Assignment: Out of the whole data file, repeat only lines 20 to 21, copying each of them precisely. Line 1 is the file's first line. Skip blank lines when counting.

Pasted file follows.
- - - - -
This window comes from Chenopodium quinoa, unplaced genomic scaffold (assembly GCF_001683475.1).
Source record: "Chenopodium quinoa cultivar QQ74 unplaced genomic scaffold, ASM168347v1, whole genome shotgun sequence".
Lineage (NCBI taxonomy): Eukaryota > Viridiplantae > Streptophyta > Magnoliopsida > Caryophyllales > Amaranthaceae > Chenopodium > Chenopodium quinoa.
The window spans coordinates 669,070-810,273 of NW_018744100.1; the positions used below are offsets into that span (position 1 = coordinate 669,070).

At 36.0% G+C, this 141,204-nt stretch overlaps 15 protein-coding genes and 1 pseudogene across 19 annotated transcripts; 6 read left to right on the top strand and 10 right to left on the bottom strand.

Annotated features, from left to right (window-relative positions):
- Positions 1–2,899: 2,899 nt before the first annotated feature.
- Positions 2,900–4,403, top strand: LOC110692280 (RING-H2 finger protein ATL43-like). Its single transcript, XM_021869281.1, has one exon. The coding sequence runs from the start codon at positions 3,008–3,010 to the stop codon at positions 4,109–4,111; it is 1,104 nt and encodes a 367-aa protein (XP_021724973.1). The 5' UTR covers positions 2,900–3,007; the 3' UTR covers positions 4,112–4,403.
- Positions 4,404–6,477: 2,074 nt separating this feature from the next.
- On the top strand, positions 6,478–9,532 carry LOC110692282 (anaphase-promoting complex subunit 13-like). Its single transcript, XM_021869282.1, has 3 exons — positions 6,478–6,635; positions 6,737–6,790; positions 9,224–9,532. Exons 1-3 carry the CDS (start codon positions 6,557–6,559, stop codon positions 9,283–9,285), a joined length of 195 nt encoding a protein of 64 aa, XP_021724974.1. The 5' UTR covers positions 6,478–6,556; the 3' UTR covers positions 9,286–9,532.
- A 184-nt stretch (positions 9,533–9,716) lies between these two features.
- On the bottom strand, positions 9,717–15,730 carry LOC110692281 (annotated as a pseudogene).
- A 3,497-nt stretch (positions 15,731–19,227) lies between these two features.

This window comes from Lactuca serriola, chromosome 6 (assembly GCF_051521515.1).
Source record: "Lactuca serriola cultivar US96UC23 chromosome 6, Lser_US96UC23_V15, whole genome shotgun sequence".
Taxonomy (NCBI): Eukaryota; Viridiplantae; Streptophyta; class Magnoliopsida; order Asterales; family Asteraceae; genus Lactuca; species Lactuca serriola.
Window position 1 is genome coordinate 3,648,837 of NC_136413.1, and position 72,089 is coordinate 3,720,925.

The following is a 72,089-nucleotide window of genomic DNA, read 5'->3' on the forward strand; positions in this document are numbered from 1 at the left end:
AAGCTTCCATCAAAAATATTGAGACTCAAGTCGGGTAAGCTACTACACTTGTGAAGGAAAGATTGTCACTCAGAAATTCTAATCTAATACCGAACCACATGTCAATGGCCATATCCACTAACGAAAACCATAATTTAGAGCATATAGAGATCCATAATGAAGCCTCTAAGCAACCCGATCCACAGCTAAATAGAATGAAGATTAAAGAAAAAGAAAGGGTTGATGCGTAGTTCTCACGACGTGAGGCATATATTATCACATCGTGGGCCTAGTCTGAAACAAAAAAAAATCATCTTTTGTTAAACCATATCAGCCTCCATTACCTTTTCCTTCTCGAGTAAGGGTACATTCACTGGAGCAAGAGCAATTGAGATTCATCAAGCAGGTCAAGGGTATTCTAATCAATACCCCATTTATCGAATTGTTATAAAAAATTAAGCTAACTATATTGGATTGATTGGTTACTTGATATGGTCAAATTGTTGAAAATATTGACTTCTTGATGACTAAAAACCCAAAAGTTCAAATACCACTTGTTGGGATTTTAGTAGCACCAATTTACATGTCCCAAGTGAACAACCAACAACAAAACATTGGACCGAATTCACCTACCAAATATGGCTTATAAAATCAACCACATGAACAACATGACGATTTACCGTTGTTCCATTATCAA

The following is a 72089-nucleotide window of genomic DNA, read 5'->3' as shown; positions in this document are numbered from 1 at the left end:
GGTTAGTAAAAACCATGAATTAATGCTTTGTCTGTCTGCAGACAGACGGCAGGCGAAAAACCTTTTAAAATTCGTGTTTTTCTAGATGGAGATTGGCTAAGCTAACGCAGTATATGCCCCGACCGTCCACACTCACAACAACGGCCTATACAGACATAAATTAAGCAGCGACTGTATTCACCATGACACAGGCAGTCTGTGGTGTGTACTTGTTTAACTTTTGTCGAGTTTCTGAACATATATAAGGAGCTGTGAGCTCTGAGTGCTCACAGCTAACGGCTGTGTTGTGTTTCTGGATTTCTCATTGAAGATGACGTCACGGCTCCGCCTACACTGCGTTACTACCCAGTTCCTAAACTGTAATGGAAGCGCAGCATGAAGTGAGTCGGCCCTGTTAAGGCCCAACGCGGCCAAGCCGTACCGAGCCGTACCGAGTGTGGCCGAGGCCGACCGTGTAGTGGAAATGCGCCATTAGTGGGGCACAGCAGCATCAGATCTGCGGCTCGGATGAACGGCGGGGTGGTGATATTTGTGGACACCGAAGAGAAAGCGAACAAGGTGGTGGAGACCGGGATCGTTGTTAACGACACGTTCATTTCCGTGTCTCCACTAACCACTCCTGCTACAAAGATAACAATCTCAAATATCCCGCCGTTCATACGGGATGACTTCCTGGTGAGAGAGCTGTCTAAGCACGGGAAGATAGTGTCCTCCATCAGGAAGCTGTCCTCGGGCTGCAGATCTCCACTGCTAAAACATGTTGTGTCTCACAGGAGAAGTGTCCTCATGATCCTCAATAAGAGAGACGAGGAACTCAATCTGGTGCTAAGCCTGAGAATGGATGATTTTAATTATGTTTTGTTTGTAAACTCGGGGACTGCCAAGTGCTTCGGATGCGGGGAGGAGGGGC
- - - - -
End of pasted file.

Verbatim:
The following is a 72089-nucleotide window of genomic DNA, read 5'->3' as shown; positions in this document are numbered from 1 at the left end:
GGTTAGTAAAAACCATGAATTAATGCTTTGTCTGTCTGCAGACAGACGGCAGGCGAAAAACCTTTTAAAATTCGTGTTTTTCTAGATGGAGATTGGCTAAGCTAACGCAGTATATGCCCCGACCGTCCACACTCACAACAACGGCCTATACAGACATAAATTAAGCAGCGACTGTATTCACCATGACACAGGCAGTCTGTGGTGTGTACTTGTTTAACTTTTGTCGAGTTTCTGAACATATATAAGGAGCTGTGAGCTCTGAGTGCTCACAGCTAACGGCTGTGTTGTGTTTCTGGATTTCTCATTGAAGATGACGTCACGGCTCCGCCTACACTGCGTTACTACCCAGTTCCTAAACTGTAATGGAAGCGCAGCATGAAGTGAGTCGGCCCTGTTAAGGCCCAACGCGGCCAAGCCGTACCGAGCCGTACCGAGTGTGGCCGAGGCCGACCGTGTAGTGGAAATGCGCCATTAGTGGGGCACAGCAGCATCAGATCTGCGGCTCGGATGAACGGCGGGGTGGTGATATTTGTGGACACCGAAGAGAAAGCGAACAAGGTGGTGGAGACCGGGATCGTTGTTAACGACACGTTCATTTCCGTGTCTCCACTAACCACTCCTGCTACAAAGATAACAATCTCAAATATCCCGCCGTTCATACGGGATGACTTCCTGGTGAGAGAGCTGTCTAAGCACGGGAAGATAGTGTCCTCCATCAGGAAGCTGTCCTCGGGCTGCAGATCTCCACTGCTAAAACATGTTGTGTCTCACAGGAGAAGTGTCCTCATGATCCTCAATAAGAGAGACGAGGAACTCAATCTGGTGCTAAGCCTGAGAATGGATGATTTTAATTATGTTTTGTTTGTAAACTCGGGGACTGCCAAGTGCTTCGGATGCGGGGAGGAGGGGC